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25
MAY

Aluminium and strontium

Andrea Sella, Professor of Inorganic Chemistry at University College London, celebrates the art and science of the chemical elements. Today he looks at aluminium and strontium, elements that give us visual treats.

At the time of Emperor Napoleon the Third in 19th century France aluminium was more valuable than gold and silver. The Emperor liked the metal so much he had his cutlery made out of it. But once a cheaper way was discovered to extract aluminium it began to be used for all kinds of objects, from aeroplanes to coffee pots. Andrea talks to Professor Mark Miodownik at the Institute of Making at UCL about why aluminium is such a useful material, from keeping crisps crisp to the tinsel on our Christmas trees. And he talks about the lightness of bicycles made from aluminium with Keith Noronha, of Reynolds Technology.

Strontium is the 15th most common element in the earth yet we really only come into contact with it in fireworks. It gives us the deep red colour we admire in a pyrotechnics display. Andrea meets Mike Sansom of Brighton Fireworks who explains how a firework is constructed and reveals the chemical mix that creates the bright red flashes.

Professor Thomas Klapötke of the Ludwig-Maximilians University in Munich talks about his search for a substitute for strontium in fireworks and about how the element can get into our bones. Rupert Cole at the Science Museum in London shows Andrea how Humphry Davy was the first to extract strontium from rocks found in Scotland.

And Janet Montgomery, Professor of Archaeology at Durham University, explains how strontium traces have revealed that our Neolithic ancestors moved around much more than was previously thought. Nearly half the people buried around Stonehenge in Southern England were born in places with different rocks from those under Salisbury Plain in Southern England.

Picture: Fireworks, credit: rzelich/Getty Images
13
MAY

Science of Dad

Whilst most men become fathers, and men make up roughly half the parental population, the vast majority of scientific research has focused on the mother.

But studies have started to reveal the impact of fatherhood on both dads themselves and on their children. We're seeing how fathers play a crucial role in children's behaviour, happiness, and even cognitive skills.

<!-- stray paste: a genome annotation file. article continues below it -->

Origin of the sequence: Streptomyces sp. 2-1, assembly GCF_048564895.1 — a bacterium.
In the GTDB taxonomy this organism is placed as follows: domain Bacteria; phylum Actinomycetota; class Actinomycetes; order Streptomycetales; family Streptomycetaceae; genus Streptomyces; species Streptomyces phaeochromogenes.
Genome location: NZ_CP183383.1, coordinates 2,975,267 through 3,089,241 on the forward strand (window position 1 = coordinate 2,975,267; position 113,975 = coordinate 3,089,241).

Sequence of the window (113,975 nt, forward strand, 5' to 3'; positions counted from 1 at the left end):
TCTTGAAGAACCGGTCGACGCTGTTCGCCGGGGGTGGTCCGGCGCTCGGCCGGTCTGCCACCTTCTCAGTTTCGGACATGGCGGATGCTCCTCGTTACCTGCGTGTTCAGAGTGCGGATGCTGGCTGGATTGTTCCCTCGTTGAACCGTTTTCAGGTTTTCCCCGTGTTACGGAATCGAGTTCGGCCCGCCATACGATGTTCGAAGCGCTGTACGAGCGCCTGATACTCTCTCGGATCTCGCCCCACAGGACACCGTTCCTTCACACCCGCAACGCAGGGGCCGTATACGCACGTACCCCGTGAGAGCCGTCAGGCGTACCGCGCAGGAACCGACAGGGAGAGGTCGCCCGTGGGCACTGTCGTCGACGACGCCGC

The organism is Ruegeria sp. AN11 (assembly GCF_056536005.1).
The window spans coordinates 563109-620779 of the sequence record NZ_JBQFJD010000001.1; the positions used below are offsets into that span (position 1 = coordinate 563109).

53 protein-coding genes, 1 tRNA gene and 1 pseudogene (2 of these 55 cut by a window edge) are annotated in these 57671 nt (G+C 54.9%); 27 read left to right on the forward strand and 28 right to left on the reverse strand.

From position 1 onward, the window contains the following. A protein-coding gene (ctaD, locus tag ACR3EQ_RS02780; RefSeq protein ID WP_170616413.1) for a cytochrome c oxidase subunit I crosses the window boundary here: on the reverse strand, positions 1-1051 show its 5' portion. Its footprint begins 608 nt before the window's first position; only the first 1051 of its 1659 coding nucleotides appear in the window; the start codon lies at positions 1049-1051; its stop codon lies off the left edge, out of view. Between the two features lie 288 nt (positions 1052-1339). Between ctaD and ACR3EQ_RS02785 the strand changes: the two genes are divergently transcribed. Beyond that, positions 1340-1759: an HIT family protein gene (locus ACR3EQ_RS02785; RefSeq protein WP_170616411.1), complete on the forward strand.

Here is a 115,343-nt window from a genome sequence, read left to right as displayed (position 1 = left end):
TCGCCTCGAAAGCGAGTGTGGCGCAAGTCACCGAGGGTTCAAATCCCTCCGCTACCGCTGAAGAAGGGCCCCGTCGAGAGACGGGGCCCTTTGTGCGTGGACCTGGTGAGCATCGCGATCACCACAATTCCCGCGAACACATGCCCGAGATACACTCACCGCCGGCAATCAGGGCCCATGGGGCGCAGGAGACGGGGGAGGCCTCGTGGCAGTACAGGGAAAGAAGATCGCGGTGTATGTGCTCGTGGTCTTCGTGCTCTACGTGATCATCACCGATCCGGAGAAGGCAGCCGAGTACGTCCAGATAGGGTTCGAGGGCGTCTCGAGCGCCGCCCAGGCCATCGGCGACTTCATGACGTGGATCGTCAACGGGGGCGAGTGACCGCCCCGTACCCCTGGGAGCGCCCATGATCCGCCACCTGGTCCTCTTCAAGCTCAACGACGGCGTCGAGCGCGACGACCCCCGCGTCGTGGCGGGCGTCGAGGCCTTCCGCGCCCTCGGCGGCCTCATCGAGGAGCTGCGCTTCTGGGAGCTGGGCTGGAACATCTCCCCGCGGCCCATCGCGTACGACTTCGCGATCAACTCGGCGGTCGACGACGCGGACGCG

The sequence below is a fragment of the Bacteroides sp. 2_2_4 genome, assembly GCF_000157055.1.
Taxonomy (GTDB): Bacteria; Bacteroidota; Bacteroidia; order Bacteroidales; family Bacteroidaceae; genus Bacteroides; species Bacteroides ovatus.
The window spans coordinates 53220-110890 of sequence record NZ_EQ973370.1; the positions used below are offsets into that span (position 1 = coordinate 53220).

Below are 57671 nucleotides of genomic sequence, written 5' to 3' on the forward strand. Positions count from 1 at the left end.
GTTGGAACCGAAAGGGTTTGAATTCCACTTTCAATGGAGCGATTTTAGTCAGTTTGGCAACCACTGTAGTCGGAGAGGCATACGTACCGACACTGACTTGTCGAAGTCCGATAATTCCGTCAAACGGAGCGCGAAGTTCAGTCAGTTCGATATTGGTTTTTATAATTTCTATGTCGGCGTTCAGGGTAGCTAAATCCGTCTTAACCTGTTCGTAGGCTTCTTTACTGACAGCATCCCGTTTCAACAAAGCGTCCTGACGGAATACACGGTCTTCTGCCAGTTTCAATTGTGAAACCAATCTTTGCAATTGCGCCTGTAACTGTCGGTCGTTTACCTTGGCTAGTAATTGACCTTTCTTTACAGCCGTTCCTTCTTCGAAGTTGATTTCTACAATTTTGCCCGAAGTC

Oscar Duke, a doctor, new dad and author of How To Be A Dad, discovers how pregnancy, birth and childcare affect the father, bringing about profound physiological and hormonal changes. Only 5% of mammal fathers invest in their offspring, and human males have evolved to undergo key changes when their children are born.

Involved fathers can expect their levels of the 'love hormone' oxytocin to rise, nature's way of helping parents bond with their children. At birth, a dad's testosterone levels dramatically fall, increasing affection and responsiveness, and discouraging polygamy.

With more fathers taking on a hands-on role in bringing up their children, how can these new discoveries about the science of dad help support them, and inform social and healthcare policies?

Presented by Dr Oscar Duke and produced by Melanie Brown and Cathy Edwards
02
MAY

The Evidence: Mental health and Covid 19

Now that more than half the population of the world has been living for a time in lockdown, Claudia Hammond and her panel of psychologists and psychiatrists answer the audience’s questions on the impact of the pandemic on our mental health. Dr George Hu, clinical psychologist & Section Chief of Mental Health at Shanghai United Family Pudong Hospital, tells us what he’s seen in China, as it comes out of lockdown.
Professor Vikram Patel gives us a picture of mental health in India, which went very suddenly into lockdown. Manuela Baretto, Professor of Psychology at Exeter University, explains what research tells us about how isolation and loneliness affects us. Dr Jo Daniels, a psychology at the University of Bath in the UK, talks about who is susceptible to long term health anxiety following the pandemic. And Professor Sir Simon Wessley, psychiatrist and Director of the Kings Centre for Military Research in London, answers questions on whether we can learn about the likely psychological consequences from previous pandemics and other global upheavals.